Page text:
There’s some good news for the music business in Washington DC: House Democrats seem to have found their next caucus chair in Rep. Hakeem Jeffries, a champion of music creators who since 2013 has served as the U.S. representative for New York’s 8th congressional district. Jeffries, who represents parts of Brooklyn and Queens, co-sponsored the Music Modernization Act, the most important copyright law passed in decades, as well as the Copyright Alternative in Small-Claims Enforcement Act of 2020, a.k.a. the CASE Act. He’s also known as a big hip-hop fan, who once gave The Notorious B.I.G. a shout-out from the House floor on the 20th anniversary of his death.
A formal vote has not yet been taken. But the party seems to be coalescing around Jeffries, who was endorsed as a successor by outgoing Speaker Nancy Pelosi (D-Calif.). If chosen, Jeffries would become the first Black leader of a Congressional caucus, as well as the presumptive Speaker if the Democrats were to win back the House majority. And although it’s hard to say if serious copyright legislation will come in front of Congress, having a supporter of creators and copyright in such an important role could only help rightsholders.
“Mr. Jeffries has been a steadfast supporter of songwriters, and as an original cosponsor of both the Songwriter Equity Act and the Music Modernization Act, he has fought for fairness for creators throughout his career,” said NMPA president and CEO David Israelite. “His leadership in this powerful role will bode well for the future of songwriters.”
Jeffries was honored by the RIAA in September, along with hip-hop pioneers Grandmaster Flash and MC Lyte. (Billboard sponsored this event.)
“It’s hard to think of two potential leaders with more experience working in the trenches of music policy and shaping bipartisan consensus for the digital streaming era than Kevin McCarthy and Hakeem Jeffries,” said Mitch Glazier, chairman and CEO of the RIAA. “A House led by Speaker Kevin McCarthy and Democratic Leader Hakeem Jeffries would feature a dynamic duo for the music community.”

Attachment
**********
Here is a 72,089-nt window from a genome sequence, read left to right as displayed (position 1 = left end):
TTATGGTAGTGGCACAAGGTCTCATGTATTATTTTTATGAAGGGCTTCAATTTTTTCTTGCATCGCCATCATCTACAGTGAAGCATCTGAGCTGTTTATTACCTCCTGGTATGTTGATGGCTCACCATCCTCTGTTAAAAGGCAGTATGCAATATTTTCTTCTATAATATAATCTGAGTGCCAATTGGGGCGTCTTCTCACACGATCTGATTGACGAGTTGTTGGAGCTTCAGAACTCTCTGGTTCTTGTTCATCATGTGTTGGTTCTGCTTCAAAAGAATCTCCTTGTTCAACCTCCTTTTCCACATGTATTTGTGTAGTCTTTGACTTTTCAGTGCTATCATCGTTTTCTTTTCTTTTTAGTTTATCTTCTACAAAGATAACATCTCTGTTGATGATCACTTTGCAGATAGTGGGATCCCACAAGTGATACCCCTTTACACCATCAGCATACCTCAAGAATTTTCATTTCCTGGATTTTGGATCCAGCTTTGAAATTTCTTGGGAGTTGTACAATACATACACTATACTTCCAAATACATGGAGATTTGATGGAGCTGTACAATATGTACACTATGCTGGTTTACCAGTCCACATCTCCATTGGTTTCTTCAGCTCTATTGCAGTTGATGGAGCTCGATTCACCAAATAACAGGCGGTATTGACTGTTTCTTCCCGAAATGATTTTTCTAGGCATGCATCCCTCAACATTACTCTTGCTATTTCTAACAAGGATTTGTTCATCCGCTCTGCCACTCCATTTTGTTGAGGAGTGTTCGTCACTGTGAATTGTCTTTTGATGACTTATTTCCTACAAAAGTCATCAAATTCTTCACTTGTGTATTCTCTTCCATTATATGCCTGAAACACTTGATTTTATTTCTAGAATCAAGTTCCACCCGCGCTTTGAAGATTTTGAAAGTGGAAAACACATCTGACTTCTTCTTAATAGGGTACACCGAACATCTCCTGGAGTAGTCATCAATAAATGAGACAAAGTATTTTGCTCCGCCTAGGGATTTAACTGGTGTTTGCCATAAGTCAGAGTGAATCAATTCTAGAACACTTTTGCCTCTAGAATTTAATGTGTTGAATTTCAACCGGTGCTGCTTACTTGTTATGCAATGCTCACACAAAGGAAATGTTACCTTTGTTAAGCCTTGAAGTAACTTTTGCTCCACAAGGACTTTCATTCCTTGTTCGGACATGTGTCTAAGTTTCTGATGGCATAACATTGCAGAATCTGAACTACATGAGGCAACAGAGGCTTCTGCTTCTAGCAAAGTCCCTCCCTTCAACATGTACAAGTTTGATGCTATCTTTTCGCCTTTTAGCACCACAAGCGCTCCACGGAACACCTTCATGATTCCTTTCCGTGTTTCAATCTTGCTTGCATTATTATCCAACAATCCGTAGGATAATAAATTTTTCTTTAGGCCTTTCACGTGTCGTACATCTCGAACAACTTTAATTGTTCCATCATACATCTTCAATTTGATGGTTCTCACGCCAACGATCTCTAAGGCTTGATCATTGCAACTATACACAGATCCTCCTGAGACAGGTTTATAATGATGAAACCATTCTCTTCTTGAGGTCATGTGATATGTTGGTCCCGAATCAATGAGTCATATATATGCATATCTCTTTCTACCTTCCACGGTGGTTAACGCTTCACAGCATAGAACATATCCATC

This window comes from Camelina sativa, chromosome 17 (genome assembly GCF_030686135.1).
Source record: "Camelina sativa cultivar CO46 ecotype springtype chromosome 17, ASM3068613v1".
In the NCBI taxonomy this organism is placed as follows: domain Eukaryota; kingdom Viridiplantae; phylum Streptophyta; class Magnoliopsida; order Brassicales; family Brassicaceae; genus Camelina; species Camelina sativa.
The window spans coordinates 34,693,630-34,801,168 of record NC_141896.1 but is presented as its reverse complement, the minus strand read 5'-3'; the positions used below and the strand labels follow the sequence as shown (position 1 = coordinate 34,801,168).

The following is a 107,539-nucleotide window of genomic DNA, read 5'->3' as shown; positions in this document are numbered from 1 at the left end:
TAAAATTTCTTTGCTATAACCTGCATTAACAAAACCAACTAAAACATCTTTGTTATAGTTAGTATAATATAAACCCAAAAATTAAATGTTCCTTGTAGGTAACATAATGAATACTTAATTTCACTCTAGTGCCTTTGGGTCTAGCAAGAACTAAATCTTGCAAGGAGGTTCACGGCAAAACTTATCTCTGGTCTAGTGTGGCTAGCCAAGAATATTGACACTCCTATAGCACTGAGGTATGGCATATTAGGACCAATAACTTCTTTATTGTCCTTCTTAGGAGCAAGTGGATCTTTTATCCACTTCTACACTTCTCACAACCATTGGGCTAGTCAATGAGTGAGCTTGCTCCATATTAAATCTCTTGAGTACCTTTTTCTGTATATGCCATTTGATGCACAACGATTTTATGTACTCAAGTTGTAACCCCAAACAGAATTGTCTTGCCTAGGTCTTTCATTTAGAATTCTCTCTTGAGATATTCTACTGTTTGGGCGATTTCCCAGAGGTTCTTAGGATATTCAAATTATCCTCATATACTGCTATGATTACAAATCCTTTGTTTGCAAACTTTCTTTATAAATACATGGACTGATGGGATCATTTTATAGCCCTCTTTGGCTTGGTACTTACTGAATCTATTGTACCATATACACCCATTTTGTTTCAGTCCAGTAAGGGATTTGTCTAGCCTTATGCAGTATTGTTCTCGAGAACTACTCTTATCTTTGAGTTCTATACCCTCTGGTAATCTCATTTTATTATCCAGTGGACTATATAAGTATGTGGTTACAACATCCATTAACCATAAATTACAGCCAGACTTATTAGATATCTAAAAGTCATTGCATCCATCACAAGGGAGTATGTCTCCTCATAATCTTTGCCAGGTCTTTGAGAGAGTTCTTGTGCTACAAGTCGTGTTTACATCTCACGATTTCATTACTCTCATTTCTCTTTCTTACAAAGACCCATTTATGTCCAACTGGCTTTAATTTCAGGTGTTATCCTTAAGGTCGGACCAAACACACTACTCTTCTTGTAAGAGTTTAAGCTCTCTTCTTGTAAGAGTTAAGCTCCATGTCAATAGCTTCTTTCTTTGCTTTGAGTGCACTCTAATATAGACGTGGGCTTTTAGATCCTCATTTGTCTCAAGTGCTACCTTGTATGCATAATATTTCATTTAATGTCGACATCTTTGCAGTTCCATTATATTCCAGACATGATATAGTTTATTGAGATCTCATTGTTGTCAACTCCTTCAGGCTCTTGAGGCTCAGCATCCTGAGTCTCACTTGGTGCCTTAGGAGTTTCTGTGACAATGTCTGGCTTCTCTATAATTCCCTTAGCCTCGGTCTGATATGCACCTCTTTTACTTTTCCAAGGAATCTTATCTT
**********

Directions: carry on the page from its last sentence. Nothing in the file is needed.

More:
Before entering politics in 2007, Jeffries worked as a lawyer, first in New York for Paul, Weiss, Rifkind, Wharton & Garrison – where he worked down the hall from NMPA general counsel Danielle Aguirre – then for Viacom. At Paul Weiss, he worked on some copyright cases, and he represented Lauryn Hill in a case brought by some of her collaborators. “He has a deep understanding of copyright law,” Israelite said. “He may know the subject better than anyone else in Congress.”
Jeffries may also be one of the bigger music fans in Congress. Besides giving Biggie a shoutout, he’s written about his favorite female rappers, and hosted an annual “Hip-Hop on the Hill” political fundraiser. “Watching hip-hop develop — with Grandmaster Flash, and then Run-DMC, and then the artists of the ‘80s and ‘90s — has been a fantastic journey,” he told Billboard in a 2018 interview about his history as a fan of the genre. “What’s been most compelling to me is how hip-hop has been a vehicle to tell the story of urban America and black America in such an artistic, poetic, and authentic fashion.”
Jeffries is involved with a number of issues, of course. He advocates police reform, and he co-sponsored the Formerly Incarcerated Reenter Society Transformed Safely Transitioning Every Person Act, a.k.a. the First Step Act, which reformed prison and sentencing laws. He voted to impeach Pres. Donald Trump, but he’s also known for working well with Republicans, including former Rep. Doug Collins (R-Ga.), with whom he co-sponsored the Music Modernization Act, as well as the First Step Act. (The two also put together a summer playlist.) Jeffries has also been a leading Democratic fund-raiser.
Some of this has put Jeffries at odds with some of his more radical colleagues, including Rep. Alexandria Ocasio-Cortez (D-N.Y.). Jeffries is a member of the Congressional Progressive Caucus, but his politics are more centrist, as well as more pragmatic. His ability to compromise could be important, since he will have to work with both the Republican House majority as well as the progressive members of his own party. He recently told CNN that “while we can have some noisy conversations at times about how we can make progress for the American people, what we have seen is that under the leadership of Speaker Pelosi, Steny Hoyer, Jim Clyburn, we have constantly been able to come together.”